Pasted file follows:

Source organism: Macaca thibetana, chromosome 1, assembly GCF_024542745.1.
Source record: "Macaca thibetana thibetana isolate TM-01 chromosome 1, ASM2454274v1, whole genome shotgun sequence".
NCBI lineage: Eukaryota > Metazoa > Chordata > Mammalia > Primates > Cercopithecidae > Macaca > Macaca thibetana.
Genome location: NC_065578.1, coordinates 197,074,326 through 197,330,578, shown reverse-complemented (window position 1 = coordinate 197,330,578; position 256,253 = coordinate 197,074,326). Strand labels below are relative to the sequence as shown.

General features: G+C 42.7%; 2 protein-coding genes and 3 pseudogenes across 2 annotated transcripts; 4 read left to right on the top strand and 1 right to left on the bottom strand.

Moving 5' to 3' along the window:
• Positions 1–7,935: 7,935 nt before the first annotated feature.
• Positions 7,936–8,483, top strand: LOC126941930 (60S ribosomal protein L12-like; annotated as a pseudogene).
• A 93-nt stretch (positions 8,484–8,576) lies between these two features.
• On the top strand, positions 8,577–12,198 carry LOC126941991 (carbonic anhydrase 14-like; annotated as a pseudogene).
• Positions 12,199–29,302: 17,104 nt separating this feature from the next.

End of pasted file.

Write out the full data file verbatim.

Source organism: Macaca thibetana, chromosome 1, assembly GCF_024542745.1.
Source record: "Macaca thibetana thibetana isolate TM-01 chromosome 1, ASM2454274v1, whole genome shotgun sequence".
NCBI lineage: Eukaryota > Metazoa > Chordata > Mammalia > Primates > Cercopithecidae > Macaca > Macaca thibetana.
Genome location: NC_065578.1, coordinates 197,074,326 through 197,330,578, shown reverse-complemented (window position 1 = coordinate 197,330,578; position 256,253 = coordinate 197,074,326). Strand labels below are relative to the sequence as shown.

General features: G+C 42.7%; 2 protein-coding genes and 3 pseudogenes across 2 annotated transcripts; 4 read left to right on the top strand and 1 right to left on the bottom strand.

Moving 5' to 3' along the window:
• Positions 1–7,935: 7,935 nt before the first annotated feature.
• Positions 7,936–8,483, top strand: LOC126941930 (60S ribosomal protein L12-like; annotated as a pseudogene).
• A 93-nt stretch (positions 8,484–8,576) lies between these two features.
• On the top strand, positions 8,577–12,198 carry LOC126941991 (carbonic anhydrase 14-like; annotated as a pseudogene).
• Positions 12,199–29,302: 17,104 nt separating this feature from the next.